The Breadwinner, book one in The Breadwinner Trilogy, thrusts you head first into post-apocalyptic Northwest Florida and will leave you craving more.


Having barely escaped the clutches of the undead, the survivors of The Breadwinner are headed into the unknown to continue their search for solace in the post-apocalyptic landscape.  Once a paradise for the living, the city of Haven is now crawling with flesh hungry creatures - yet it could be their only hope.
            Veronica, Samson and the others take a chance on the promises of Gary, a solitary survivor.  Is the light-hearted newcomer all that he seems or are there sinister motives hidden behind his hospitality?
            Can Michelle and Lulu, two ordinary women faced with extraordinary horrors and obstacles, make it to safety?  Or will they each become just another undead face in the hordes roaming the streets of Haven?
            When tragedy strikes, worlds collide, and the survivors must band together against their common enemy.  But remember, who you were does not determine what you will become in the face of a catastrophe.  The dead may no longer be their greatest threat.
            Welcome home.  Haven is hell.


Locked up safely behind the walls of their glamorous beach resort, our survivors have grown comfortable, almost forgetting that the undead are still on the prowl in the streets below.  But when the group loses one of their own under mysterious circumstances, they begin to question whether or not staying at the resort is their best option.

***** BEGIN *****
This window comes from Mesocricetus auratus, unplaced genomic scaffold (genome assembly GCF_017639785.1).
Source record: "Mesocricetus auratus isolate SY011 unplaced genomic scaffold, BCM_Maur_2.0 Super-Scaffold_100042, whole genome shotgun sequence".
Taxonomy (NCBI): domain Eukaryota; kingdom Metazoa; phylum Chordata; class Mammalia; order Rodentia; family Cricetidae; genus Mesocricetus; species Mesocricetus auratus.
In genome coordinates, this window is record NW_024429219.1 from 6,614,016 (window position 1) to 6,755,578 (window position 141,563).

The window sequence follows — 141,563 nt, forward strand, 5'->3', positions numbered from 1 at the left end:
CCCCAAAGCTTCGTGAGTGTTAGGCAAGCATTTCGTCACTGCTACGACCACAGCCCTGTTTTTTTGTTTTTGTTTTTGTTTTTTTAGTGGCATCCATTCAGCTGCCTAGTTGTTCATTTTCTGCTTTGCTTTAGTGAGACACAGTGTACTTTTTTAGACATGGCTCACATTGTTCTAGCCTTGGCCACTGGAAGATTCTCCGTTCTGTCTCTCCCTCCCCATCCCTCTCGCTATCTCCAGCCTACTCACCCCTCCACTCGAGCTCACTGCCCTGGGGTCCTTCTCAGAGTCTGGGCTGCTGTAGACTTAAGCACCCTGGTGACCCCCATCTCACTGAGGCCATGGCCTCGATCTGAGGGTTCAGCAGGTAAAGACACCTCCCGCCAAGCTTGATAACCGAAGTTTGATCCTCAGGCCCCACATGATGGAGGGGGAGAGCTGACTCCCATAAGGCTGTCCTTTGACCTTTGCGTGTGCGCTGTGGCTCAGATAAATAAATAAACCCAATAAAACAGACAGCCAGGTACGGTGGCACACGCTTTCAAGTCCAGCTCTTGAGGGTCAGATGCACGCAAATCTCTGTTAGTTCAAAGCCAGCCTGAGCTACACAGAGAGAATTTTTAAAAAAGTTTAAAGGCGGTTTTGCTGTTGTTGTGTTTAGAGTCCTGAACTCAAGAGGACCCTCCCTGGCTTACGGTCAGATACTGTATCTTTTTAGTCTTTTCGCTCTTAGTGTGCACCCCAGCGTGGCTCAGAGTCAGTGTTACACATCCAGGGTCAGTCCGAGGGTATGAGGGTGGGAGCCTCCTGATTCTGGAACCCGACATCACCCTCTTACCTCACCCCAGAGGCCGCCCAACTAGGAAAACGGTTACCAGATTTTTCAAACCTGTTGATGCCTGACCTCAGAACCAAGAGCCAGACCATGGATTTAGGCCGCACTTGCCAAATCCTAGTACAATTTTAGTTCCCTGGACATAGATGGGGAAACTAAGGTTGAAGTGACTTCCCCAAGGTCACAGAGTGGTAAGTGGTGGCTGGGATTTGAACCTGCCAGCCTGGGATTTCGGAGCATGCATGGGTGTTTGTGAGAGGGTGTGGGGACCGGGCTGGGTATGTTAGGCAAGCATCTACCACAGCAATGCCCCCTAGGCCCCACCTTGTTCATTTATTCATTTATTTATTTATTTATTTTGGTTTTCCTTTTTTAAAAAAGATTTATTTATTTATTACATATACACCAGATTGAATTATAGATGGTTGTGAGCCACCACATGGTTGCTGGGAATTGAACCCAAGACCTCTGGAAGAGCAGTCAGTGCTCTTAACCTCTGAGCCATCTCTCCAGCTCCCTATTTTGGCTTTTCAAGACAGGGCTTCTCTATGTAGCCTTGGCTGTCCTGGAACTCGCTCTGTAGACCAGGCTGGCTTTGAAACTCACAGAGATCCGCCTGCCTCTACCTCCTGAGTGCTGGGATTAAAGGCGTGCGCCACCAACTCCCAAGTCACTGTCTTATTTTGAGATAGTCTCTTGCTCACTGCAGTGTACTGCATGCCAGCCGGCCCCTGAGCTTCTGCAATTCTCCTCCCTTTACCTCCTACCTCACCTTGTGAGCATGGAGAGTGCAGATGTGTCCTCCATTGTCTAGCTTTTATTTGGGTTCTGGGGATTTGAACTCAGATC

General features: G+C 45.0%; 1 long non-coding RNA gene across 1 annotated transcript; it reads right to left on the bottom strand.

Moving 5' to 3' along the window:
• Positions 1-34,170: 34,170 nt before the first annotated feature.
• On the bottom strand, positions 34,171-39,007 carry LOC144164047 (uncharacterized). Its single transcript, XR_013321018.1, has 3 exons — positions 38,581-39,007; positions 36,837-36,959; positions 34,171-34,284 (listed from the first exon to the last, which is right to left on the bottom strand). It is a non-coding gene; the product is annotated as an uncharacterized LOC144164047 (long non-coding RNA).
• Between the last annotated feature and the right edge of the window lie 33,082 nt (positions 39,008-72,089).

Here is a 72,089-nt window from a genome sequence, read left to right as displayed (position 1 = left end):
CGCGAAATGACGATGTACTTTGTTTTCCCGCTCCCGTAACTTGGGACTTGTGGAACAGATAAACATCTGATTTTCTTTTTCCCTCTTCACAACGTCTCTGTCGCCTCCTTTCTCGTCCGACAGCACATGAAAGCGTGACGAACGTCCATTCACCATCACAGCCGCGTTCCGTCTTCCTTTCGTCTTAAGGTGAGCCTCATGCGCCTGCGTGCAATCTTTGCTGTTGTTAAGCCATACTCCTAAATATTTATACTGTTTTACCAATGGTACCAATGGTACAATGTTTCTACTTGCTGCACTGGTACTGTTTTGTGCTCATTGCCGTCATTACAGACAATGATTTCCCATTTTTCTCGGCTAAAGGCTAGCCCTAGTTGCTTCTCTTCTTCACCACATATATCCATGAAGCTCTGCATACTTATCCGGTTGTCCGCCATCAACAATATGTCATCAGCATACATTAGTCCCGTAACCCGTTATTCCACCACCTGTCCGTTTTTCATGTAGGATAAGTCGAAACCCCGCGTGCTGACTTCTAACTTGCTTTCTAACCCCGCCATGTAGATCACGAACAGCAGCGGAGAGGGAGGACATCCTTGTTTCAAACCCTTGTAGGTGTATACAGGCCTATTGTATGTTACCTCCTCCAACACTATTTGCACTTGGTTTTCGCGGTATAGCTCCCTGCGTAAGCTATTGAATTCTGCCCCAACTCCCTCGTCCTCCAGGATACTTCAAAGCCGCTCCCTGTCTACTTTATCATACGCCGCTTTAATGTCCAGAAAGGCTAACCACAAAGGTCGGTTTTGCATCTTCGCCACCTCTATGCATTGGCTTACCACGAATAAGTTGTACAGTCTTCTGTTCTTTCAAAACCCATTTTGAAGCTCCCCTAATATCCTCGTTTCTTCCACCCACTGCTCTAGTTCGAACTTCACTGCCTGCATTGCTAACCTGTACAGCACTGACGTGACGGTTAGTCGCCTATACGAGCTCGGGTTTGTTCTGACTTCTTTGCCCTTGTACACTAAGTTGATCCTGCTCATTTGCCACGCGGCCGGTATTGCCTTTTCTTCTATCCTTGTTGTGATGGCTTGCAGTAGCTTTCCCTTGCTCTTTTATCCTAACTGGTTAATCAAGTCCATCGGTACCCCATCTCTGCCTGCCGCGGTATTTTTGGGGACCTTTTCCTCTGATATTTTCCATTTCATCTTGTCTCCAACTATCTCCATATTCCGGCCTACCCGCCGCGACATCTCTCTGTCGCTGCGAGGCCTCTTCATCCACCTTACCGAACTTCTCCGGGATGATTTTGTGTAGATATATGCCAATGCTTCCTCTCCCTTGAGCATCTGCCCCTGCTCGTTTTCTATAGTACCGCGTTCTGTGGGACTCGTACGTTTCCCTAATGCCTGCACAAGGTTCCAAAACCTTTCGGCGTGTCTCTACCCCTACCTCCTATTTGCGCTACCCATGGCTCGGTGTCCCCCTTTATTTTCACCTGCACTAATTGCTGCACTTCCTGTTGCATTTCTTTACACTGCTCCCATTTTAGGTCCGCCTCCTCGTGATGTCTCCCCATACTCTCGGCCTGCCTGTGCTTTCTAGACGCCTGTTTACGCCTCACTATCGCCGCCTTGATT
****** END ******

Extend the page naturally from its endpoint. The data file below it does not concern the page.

Friends turn on one another and once again, the group finds themselves back on the apocalyptic streets of Haven, battling the dead.  The biggest threat yet emerges and a traitor is revealed, proving once and for all that the flesh hungry creatures infesting the city are not the group's greatest foe.
            Will our survivors be able to make it out alive one last time?
            The final book in The Breadwinner Trilogy is a non-stop, post-apocalyptic race to the finish line.  Murder, lies, capacity, and a seemingly never ending onslaught of the dead are just some of the challenges our group will face.
            Fates hang in the balance but once thing is certain: the end of the world is not glamorous, and All Good Things must come to an end.


Family, friends, lovers...
            Those are just a few examples of the strong bonds that hold humanity together.  But when the dead begin living, and the living start to die, who will remain connected, and who will be torn apart?

Never Say Die: Stories of the Zombie Apocalypse, explores how different relationships are put to the ultimate test when the end of the world comes crashing down around them.
            Some will live, some will die, but one thing is for certain: Some bonds don't break.

Jack: Years after the zombie outbreak decimates the population, Jack's sister is mysteriously taken.  Will he be able to find his sister, or better yet, once he finds her, will he be able to accept what she has become?

Gordon & Elena: The morning of an estranged couple's divorce is about to get a lot more stressful when a mysterious illness turns out to be more dangerous than anyone expected.  Will the two be able to set their differences aside before their journey's end?